Texas courts have temporarily blocked the investigations by granting an injunction in a lawsuit filed by Jane and John Doe, pseudonyms for the parents of a transgender daughter who was receiving gender-affirming health care after extensive consultations with her doctors. The Does’ complaint claims that Abbott’s order violates their constitutional rights as well as Texas law. A Texas district judge stopped the investigation of the Does on the ground that there is a “substantial likelihood” that their case will succeed on the merits when it goes to a full trial this summer, and that the family would suffer “imminent” and “irreparable injury” unless the investigation was immediately blocked. The Texas Court of Appeals issued an order upholding the injunction, and that order is now on appeal before the Texas Supreme Court.

As the Does’ complaint shows, the families of transgender children in Texas have every reason to be terrified. In a particularly painful irony, Jane Doe herself works as a child abuse investigator for DFPS. After Abbott’s order was released, Doe asked her boss to clarify how the order would affect her work. Within hours, the agency placed her on leave, and on the following day, she was told that her family was being investigated for child abuse because she and her husband had followed mainstream medical advice about how best to care for their daughter.

The Equality Act is a positive step forward for the LGBTQ community. But it came with swift backlash from conservative lawmakers. (Video: Monica Rodman, Sarah Hashemi/The Washington Post)

Paxton’s vow to continue investigating families with transgender children has frightening implications not just for those families but for all families, and even for the rule of law itself. The U.S. Supreme Court has repeatedly affirmed that parents have constitutionally protected interests in the care, custody and control of their children. Almost 100 years ago, the court struck down a Nebraska law that banned teaching school children a language other than English, in part because the law infringed on the right of parents to control the upbringing of their children as they saw fit. According to the Supreme Court, in a 2000 opinion, parental interests are “perhaps the oldest of the fundamental liberty interests” enshrined in constitutional law. Likewise, the Texas Supreme Court has emphasized that parental liberty interests are of enduring constitutional magnitude, calling them “essential” and “far more precious than property rights.” Parental interests are explicitly enshrined in the Texas Family Code.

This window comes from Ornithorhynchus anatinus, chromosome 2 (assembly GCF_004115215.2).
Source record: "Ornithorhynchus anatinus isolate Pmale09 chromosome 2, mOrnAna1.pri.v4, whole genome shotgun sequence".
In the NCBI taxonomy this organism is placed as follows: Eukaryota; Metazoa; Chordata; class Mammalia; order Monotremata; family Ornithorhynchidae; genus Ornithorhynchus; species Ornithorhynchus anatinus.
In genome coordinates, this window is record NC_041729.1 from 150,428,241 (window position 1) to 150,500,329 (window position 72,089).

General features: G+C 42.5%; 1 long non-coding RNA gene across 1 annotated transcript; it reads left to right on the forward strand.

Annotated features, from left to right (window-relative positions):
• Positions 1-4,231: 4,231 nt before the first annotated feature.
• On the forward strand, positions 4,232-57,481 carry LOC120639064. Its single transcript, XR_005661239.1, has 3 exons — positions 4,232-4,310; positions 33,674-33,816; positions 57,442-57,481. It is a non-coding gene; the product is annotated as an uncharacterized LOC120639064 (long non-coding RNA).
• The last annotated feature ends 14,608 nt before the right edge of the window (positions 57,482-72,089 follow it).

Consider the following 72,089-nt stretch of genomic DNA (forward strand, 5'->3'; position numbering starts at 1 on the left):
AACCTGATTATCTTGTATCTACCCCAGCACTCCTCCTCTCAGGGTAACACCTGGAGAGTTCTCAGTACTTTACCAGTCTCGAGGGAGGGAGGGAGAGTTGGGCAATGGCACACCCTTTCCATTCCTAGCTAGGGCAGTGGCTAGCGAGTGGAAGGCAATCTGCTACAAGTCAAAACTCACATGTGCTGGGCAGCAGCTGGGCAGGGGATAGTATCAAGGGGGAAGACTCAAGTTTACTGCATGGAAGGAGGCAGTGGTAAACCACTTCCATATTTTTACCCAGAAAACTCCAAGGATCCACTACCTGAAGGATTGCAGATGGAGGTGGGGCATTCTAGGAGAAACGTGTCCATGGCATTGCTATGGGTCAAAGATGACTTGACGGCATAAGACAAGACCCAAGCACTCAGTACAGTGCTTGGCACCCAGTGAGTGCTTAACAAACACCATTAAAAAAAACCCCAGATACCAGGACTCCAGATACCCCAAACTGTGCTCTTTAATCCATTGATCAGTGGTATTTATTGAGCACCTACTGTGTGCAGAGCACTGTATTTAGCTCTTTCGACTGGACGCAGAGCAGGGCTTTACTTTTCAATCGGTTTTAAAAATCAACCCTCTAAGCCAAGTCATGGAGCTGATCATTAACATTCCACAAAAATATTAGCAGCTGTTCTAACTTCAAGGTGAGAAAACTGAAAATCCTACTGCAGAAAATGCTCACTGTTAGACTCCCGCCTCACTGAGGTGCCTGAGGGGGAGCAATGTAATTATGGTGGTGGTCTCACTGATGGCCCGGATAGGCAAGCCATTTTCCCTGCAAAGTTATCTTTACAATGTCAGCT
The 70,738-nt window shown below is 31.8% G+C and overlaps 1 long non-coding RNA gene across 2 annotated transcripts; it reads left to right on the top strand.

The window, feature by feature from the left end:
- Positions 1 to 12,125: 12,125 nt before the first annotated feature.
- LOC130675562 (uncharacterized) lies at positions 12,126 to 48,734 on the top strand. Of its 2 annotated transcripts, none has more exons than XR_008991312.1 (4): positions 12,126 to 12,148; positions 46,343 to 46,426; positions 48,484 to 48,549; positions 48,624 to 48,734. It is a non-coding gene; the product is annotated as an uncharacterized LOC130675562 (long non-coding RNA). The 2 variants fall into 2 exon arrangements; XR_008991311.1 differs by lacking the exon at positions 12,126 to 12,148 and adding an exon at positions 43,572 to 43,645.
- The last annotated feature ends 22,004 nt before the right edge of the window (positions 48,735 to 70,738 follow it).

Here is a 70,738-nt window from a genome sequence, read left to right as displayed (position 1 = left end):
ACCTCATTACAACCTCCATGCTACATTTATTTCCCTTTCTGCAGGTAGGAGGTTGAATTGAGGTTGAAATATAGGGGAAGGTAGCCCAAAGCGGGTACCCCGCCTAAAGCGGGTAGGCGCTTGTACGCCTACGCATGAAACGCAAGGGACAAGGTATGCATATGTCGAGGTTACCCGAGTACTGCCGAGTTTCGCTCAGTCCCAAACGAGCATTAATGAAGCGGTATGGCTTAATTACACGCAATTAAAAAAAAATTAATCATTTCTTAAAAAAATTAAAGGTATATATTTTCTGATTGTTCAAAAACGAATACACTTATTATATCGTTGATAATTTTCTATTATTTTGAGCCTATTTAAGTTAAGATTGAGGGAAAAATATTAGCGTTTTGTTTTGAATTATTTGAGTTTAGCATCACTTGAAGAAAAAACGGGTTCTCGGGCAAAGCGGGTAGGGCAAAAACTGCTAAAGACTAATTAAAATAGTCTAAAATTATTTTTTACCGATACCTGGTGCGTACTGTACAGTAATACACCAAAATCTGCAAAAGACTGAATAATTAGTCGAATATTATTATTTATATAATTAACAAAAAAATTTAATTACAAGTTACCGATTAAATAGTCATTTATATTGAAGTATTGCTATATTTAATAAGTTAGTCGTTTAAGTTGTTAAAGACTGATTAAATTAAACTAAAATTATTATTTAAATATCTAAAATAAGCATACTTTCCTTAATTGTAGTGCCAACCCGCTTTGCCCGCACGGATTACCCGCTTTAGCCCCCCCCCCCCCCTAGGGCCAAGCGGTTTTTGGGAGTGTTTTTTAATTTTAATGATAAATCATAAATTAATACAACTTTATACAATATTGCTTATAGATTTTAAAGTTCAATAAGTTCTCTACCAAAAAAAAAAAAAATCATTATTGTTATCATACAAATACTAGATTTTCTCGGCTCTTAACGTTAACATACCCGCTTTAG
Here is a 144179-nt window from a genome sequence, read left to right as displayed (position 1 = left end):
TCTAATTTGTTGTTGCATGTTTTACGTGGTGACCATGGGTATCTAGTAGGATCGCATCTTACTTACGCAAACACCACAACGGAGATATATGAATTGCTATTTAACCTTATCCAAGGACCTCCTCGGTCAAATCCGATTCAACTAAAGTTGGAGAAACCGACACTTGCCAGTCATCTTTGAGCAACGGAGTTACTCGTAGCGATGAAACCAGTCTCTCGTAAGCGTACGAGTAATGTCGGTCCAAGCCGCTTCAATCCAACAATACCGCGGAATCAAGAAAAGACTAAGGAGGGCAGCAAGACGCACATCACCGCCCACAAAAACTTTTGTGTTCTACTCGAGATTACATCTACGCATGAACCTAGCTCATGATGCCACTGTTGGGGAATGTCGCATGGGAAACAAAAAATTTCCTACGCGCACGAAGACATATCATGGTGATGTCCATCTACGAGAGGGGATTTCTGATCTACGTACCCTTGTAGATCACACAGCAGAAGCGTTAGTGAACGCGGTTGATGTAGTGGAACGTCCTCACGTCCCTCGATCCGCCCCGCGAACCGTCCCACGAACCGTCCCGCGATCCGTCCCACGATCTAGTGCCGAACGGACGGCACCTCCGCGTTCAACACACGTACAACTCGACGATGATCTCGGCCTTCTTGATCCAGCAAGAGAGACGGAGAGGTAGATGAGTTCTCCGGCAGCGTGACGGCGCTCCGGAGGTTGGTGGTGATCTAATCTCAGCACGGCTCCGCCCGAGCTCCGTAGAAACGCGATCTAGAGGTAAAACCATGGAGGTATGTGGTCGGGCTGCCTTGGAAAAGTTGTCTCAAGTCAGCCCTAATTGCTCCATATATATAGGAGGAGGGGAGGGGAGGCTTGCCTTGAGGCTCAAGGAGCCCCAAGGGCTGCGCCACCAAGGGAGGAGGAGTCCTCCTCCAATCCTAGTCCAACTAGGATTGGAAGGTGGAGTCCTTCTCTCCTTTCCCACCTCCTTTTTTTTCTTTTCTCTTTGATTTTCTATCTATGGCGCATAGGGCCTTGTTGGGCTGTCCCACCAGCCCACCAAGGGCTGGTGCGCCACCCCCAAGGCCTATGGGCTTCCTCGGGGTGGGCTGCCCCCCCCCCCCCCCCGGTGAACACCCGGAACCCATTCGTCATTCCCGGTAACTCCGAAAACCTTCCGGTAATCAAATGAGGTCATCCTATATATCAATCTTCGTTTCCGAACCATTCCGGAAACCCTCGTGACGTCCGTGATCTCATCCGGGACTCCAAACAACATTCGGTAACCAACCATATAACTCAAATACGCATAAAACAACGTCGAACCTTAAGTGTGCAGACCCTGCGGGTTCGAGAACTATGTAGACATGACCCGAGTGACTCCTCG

Like many Texas women, I had a safe, legal abortion. What happened to our state?

Again, the irony is glaring and painful. Some of the politicians who want to ban schools from teaching about sexual orientation or critical race theory allege — without offering any evidence — that these measures are necessary to protect “parents’ rights.” Meanwhile, Texas politicians want to investigate and punish parents who simply are following their doctors’ recommendations on the best care for their children.

Usually, the Texas courts jealously protect families from unreasonable or arbitrary state action, requiring the state to shoulder a “serious burden of justification” before it tries to intervene in parental decision-making. But the justification for Abbott’s intervention is not serious. There is no evidence to support the governor’s claim that gender-affirming care poses a danger to children’s health and wellbeing. To the contrary, such care has been shown to reduce the risk of depression and suicide for transgender youth. Banning it creates an excruciating conflict for parents, as the steps they take to preserve their children’s lives may lead the state to investigate and punish them.

Transgender advocates have hailed the Texas courts’ decision to halt the child abuse investigations. As the Does and their transgender child must know all too well, however, the reprieve is temporary. Texas is likely to appeal any ruling invalidating Abbott’s order, and Texas politicians, like their counterparts in other states, may look for new ways to intimidate the parents who seek gender-affirming care for their children and the professionals who supply it. To shut down these hateful political efforts once and for all, allies must step up and denounce them whenever and wherever they occur. And courts throughout the country must act speedily to reaffirm the constitutional protections that families enjoy, and apply those protections equally to families with transgender children.